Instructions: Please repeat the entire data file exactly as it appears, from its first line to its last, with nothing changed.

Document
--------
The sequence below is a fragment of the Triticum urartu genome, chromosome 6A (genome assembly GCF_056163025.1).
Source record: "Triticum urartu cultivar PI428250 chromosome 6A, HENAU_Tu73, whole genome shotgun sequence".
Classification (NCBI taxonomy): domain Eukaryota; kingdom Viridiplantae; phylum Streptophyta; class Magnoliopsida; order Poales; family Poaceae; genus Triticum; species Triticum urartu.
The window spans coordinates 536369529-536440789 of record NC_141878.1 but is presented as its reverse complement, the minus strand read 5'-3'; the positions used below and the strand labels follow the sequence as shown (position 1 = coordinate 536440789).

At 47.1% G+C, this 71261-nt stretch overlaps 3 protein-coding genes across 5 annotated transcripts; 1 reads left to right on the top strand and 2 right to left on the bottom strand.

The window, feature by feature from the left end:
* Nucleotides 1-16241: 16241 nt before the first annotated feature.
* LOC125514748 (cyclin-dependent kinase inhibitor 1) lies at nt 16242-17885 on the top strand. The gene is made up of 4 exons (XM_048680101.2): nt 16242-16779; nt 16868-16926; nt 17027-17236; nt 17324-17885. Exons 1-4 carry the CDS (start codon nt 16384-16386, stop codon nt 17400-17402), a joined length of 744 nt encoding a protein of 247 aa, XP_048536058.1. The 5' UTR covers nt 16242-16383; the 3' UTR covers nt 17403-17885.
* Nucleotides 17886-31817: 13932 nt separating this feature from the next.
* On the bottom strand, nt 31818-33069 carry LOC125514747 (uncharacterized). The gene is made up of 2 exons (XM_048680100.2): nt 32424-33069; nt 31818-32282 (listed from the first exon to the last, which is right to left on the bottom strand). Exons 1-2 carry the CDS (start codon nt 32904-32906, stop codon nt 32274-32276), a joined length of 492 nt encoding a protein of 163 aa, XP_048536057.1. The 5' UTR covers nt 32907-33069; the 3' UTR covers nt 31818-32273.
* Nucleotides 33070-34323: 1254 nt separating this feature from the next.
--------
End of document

The sequence below is a fragment of the Triticum urartu genome, chromosome 6A (genome assembly GCF_056163025.1).
Source record: "Triticum urartu cultivar PI428250 chromosome 6A, HENAU_Tu73, whole genome shotgun sequence".
Classification (NCBI taxonomy): domain Eukaryota; kingdom Viridiplantae; phylum Streptophyta; class Magnoliopsida; order Poales; family Poaceae; genus Triticum; species Triticum urartu.
The window spans coordinates 536369529-536440789 of record NC_141878.1 but is presented as its reverse complement, the minus strand read 5'-3'; the positions used below and the strand labels follow the sequence as shown (position 1 = coordinate 536440789).

At 47.1% G+C, this 71261-nt stretch overlaps 3 protein-coding genes across 5 annotated transcripts; 1 reads left to right on the top strand and 2 right to left on the bottom strand.

The window, feature by feature from the left end:
* Nucleotides 1-16241: 16241 nt before the first annotated feature.
* LOC125514748 (cyclin-dependent kinase inhibitor 1) lies at nt 16242-17885 on the top strand. The gene is made up of 4 exons (XM_048680101.2): nt 16242-16779; nt 16868-16926; nt 17027-17236; nt 17324-17885. Exons 1-4 carry the CDS (start codon nt 16384-16386, stop codon nt 17400-17402), a joined length of 744 nt encoding a protein of 247 aa, XP_048536058.1. The 5' UTR covers nt 16242-16383; the 3' UTR covers nt 17403-17885.
* Nucleotides 17886-31817: 13932 nt separating this feature from the next.
* On the bottom strand, nt 31818-33069 carry LOC125514747 (uncharacterized). The gene is made up of 2 exons (XM_048680100.2): nt 32424-33069; nt 31818-32282 (listed from the first exon to the last, which is right to left on the bottom strand). Exons 1-2 carry the CDS (start codon nt 32904-32906, stop codon nt 32274-32276), a joined length of 492 nt encoding a protein of 163 aa, XP_048536057.1. The 5' UTR covers nt 32907-33069; the 3' UTR covers nt 31818-32273.
* Nucleotides 33070-34323: 1254 nt separating this feature from the next.